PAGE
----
Be a 'true' green in 2007
10 January 2007
Mike Waters is senior insight & consultancy manager at Arval, the leading vehicle leasing and fleet management company.
With hybrids and biofuels coming under intense scrutiny, Mike Waters, head of market analysis at Arval, offers some advice for both business and the Government
Last year saw the debate on road charging, fuel prices, duty of care and vehicle choice rumble on - the question is: what issue will dominate our agendas in 2007?
In my opinion, there is only one answer. All of the 2006 issues will remain core but whereas, up until now, they have tended to stand alone, in 2007 they will become intrinsically linked under the banner of environment and for some more broadly linked as Corporate Social Responsibility.
The signals became clear last year as the environment continued its inexorable rise up the political agenda. Strong Governmental support for The Stern Report, followed by new measures in the Budget and Pre-Budget Report underlined that steps to tackle climate change have become possibly the prime political objective. The stakes are raised further due to the fact that 2007 is also expected to see the current Chancellor's final Budget ahead of an anticipated move to No. 10. Many are predicting that his 'last' Budget will further up the green ante with announcements expected on a number of key issues affecting the fleet sector, all designed to make environmental impact a key determinant in vehicle choice and integral to day-to-day fleet operations.
However, business still faces many challenges when trying to make sustainable environmental decisions; the main one often being the contradictory nature of available information.
For example, a recent report in the US called into question the true green potential of hybrids. The Dust to Dust report calculated how much energy cars use in their lifetime, the authors claiming that thinking only in terms of fuel efficiency was short-sighted. The report suggested that batteries and other parts of hybrid cars are very complicated to manufacture and recycle and, in fact, the energy required to drive a hybrid is small in comparison to the energy required to build and recycle it.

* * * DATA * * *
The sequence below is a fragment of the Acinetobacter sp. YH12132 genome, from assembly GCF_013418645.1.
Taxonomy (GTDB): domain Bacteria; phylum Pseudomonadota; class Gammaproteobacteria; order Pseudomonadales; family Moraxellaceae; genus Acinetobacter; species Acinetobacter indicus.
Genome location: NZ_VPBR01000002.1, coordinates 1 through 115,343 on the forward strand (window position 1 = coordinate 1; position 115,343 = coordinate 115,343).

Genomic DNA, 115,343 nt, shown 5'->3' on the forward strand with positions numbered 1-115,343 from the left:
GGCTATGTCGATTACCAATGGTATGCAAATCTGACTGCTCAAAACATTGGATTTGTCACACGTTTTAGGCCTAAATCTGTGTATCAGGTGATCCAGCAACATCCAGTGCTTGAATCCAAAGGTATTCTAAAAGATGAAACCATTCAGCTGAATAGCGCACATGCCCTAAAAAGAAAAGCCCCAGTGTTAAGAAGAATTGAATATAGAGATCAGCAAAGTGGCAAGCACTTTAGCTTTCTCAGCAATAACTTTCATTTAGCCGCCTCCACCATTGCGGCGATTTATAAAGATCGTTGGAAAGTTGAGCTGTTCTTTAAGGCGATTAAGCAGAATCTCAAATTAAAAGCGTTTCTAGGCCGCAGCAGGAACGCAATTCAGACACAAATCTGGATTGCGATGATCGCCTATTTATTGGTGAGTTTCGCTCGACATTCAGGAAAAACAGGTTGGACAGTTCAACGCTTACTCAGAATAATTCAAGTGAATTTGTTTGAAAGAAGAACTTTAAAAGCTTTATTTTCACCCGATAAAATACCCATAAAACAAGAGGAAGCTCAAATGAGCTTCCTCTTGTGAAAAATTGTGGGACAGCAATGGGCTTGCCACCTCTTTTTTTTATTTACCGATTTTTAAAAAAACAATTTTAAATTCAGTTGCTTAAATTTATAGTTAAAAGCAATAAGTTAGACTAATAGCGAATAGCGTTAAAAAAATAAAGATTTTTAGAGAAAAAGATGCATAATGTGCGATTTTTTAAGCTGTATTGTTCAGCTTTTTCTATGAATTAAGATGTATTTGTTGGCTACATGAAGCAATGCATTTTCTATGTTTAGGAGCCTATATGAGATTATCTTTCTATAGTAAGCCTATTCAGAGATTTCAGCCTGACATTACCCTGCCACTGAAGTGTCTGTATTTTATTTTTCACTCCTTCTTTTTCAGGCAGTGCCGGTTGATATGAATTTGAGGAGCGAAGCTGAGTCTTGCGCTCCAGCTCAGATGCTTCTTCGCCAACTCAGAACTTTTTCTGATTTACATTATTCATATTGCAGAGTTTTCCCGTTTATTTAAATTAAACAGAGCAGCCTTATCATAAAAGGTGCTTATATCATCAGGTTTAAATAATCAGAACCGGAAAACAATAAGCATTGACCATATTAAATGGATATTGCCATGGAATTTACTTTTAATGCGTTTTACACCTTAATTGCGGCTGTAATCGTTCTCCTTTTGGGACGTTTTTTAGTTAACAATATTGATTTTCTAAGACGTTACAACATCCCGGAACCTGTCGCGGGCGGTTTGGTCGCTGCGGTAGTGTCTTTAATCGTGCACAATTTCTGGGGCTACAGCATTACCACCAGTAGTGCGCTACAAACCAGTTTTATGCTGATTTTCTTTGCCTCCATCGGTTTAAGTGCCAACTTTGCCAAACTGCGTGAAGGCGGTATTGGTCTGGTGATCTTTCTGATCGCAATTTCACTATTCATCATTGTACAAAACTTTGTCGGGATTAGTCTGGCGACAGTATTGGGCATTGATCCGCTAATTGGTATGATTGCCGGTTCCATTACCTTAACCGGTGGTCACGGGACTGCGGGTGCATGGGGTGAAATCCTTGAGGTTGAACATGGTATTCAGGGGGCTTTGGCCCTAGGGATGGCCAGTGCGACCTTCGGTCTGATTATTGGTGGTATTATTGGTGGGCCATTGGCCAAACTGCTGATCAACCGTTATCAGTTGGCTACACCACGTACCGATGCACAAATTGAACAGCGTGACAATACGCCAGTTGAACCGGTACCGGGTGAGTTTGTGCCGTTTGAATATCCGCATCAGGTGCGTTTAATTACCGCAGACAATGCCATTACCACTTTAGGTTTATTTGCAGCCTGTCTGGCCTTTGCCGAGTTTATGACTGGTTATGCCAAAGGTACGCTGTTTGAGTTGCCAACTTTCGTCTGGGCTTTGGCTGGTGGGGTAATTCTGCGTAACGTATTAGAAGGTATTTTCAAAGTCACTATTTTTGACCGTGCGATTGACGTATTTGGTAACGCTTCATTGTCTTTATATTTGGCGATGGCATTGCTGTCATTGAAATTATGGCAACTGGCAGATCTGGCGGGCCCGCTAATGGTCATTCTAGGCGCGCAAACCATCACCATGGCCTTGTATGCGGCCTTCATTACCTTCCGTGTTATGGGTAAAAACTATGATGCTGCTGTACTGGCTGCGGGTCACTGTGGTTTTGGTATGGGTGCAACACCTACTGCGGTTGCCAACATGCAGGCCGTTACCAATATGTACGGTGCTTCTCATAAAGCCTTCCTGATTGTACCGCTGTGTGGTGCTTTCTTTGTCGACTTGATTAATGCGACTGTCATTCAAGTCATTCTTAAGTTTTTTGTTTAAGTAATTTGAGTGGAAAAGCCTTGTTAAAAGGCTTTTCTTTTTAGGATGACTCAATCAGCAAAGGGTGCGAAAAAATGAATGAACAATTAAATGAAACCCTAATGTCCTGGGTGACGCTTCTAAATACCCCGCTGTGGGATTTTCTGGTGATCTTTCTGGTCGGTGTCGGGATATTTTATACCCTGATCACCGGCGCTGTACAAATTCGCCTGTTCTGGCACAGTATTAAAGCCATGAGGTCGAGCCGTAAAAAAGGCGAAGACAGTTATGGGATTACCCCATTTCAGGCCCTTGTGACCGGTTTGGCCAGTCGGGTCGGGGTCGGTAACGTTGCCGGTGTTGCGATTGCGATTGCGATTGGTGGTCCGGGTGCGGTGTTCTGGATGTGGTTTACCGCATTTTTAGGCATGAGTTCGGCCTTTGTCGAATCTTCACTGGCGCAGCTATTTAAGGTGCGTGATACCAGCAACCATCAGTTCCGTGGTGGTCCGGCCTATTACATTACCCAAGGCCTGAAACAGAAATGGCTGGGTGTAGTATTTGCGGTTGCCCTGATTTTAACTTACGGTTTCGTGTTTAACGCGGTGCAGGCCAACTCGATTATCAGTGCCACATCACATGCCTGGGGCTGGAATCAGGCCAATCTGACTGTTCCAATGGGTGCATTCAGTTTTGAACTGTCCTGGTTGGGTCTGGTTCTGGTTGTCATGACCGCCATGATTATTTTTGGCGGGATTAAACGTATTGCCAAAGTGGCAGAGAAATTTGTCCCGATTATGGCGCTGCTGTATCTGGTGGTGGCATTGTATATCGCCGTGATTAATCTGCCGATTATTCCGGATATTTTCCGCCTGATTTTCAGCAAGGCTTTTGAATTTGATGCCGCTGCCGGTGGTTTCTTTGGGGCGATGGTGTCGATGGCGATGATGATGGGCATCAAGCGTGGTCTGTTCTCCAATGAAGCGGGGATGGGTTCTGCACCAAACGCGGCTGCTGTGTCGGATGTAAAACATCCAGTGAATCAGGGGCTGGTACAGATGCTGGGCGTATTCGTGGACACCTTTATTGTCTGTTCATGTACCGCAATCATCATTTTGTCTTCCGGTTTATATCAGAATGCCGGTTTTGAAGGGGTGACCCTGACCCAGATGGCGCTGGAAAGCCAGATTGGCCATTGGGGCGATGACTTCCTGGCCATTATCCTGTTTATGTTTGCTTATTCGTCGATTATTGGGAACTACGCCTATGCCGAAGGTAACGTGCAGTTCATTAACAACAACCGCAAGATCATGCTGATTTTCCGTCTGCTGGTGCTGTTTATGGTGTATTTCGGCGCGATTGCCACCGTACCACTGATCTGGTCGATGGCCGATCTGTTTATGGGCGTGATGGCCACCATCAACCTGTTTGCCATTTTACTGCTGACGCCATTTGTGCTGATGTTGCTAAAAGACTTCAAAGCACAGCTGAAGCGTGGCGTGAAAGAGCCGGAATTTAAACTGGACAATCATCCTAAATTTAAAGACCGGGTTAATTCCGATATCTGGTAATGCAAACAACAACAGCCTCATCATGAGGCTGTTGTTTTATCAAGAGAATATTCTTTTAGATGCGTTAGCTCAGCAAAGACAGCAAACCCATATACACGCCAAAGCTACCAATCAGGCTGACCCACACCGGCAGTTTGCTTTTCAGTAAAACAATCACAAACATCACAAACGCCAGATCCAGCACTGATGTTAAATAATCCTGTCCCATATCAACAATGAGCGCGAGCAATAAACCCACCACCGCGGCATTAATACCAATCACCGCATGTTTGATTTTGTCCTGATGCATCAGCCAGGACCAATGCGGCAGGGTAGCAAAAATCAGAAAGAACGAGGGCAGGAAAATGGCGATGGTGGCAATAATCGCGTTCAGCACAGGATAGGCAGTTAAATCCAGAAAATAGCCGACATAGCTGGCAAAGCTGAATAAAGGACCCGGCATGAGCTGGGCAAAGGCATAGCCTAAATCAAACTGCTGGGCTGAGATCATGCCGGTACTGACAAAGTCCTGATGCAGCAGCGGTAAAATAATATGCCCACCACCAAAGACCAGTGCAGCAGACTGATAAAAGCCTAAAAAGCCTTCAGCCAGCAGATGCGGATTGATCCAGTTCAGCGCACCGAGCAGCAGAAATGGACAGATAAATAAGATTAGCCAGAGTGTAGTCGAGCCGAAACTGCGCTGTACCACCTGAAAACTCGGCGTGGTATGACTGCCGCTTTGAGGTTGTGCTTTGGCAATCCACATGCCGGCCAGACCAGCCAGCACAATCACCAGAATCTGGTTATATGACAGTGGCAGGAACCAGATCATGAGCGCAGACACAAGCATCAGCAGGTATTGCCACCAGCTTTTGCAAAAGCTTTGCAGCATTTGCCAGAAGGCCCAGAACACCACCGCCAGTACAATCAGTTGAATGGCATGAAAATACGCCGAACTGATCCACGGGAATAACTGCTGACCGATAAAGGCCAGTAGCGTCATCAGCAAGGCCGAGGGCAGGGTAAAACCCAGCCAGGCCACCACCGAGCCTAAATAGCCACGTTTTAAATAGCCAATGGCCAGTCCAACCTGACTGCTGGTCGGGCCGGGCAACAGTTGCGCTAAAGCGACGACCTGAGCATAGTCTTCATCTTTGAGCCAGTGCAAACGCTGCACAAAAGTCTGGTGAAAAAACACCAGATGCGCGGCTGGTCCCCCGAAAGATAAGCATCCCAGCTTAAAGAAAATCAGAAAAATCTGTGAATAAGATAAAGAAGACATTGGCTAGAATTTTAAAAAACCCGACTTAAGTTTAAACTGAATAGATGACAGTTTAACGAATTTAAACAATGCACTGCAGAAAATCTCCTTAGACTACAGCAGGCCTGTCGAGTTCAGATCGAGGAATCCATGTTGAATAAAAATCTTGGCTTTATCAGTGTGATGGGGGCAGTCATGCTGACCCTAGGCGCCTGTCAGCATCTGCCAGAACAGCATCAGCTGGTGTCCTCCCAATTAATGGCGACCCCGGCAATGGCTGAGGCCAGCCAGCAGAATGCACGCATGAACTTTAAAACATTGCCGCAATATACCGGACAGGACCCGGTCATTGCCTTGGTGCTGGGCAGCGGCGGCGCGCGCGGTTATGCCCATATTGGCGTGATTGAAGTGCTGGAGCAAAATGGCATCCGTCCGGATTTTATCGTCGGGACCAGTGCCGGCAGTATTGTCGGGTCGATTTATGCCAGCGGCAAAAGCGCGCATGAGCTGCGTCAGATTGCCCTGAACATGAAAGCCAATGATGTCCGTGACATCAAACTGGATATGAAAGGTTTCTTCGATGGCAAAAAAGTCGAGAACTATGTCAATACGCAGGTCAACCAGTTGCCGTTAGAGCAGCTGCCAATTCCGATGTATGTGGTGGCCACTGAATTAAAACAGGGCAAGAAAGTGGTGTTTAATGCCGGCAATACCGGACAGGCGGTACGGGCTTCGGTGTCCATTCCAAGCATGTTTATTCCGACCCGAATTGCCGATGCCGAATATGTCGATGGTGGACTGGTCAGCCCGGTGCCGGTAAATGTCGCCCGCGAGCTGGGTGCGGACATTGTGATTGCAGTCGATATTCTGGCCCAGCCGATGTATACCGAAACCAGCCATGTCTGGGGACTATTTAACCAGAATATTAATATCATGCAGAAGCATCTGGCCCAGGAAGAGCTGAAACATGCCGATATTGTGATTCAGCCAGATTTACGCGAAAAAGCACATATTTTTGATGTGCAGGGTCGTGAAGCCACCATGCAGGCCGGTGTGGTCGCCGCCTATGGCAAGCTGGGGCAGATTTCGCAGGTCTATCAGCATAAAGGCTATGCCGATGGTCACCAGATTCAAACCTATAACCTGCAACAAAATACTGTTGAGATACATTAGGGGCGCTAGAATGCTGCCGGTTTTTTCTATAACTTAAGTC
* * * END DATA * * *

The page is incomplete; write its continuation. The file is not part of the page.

Biofuels are also coming under scrutiny with environmental groups warning that, rather than alleviate climate change, intensive biofuel use may actually worsen global warming, while also causing environmental degradation and poverty, particularly in developing countries. The Global Forest Coalition has said that plantations being developed for biofuels are driving deforestation and pushing hundreds of thousands of farmers off their land. There are also concerns that the grain required to fill the tank of a single vehicle with biofuel would feed one person for a whole year and that in 2006 a worldwide increase in the use of grain for conversion to biofuels led to a 60% increase in grain prices.
All of this leaves the potential for companies to feel caught in a vice, with pressure to 'go green' on one side and conflicting information on the other. In this situation, clear, unbiased professional advice is vital, if expensive mistakes are to be avoided. These concerns are inevitably fuelled by memories of challenges posed by LPG.
The key for the Government in 2007 must be to continue to develop the tax system to encourage and reward appropriate environmental choices, based on an integrated approach that is technology neutral.
For business, the target in 2007 is to deal with some of the key employee driving issues that fall under the environmental or CSR banner. By this I am not necessarily advocating any immediate restructuring of fleet policy to embrace alternative fuel vehicles, although for some these may have a place. Great environmental strides can be made by training high mpg drivers, taking back control of the 'grey fleet' of opt-out and cash for car drivers, and grasping the nettle of vehicle choice to rid fleets of high CO2 emission vehicles.
The key to implementing many of these changes will be good quality information, and to understand what the current profile and performance of the fleet actually is. Effective fuel management allows a carbon footprint to be defined, which provides a baseline for actions to improve vehicle selection and driver performance. Implemented effectively, these actions will not only improve environmental and safety performance but also reduce cost.
The virtuous circle for 2007.